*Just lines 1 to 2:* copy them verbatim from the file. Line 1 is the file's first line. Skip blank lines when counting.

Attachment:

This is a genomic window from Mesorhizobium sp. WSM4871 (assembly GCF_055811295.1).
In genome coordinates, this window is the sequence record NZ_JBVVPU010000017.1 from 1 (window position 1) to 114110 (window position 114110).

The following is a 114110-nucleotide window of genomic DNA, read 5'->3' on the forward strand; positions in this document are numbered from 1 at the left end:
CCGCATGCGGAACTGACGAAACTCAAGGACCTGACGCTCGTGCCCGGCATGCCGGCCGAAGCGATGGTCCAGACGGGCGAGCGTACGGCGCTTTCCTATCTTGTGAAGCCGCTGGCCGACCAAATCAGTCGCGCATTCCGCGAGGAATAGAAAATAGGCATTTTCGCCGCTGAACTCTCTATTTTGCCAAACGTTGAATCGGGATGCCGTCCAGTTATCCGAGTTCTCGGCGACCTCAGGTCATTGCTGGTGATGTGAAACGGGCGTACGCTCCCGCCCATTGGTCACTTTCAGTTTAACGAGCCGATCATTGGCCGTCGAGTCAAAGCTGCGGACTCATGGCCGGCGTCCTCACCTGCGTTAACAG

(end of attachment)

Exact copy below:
This is a genomic window from Mesorhizobium sp. WSM4871 (assembly GCF_055811295.1).
In genome coordinates, this window is the sequence record NZ_JBVVPU010000017.1 from 1 (window position 1) to 114110 (window position 114110).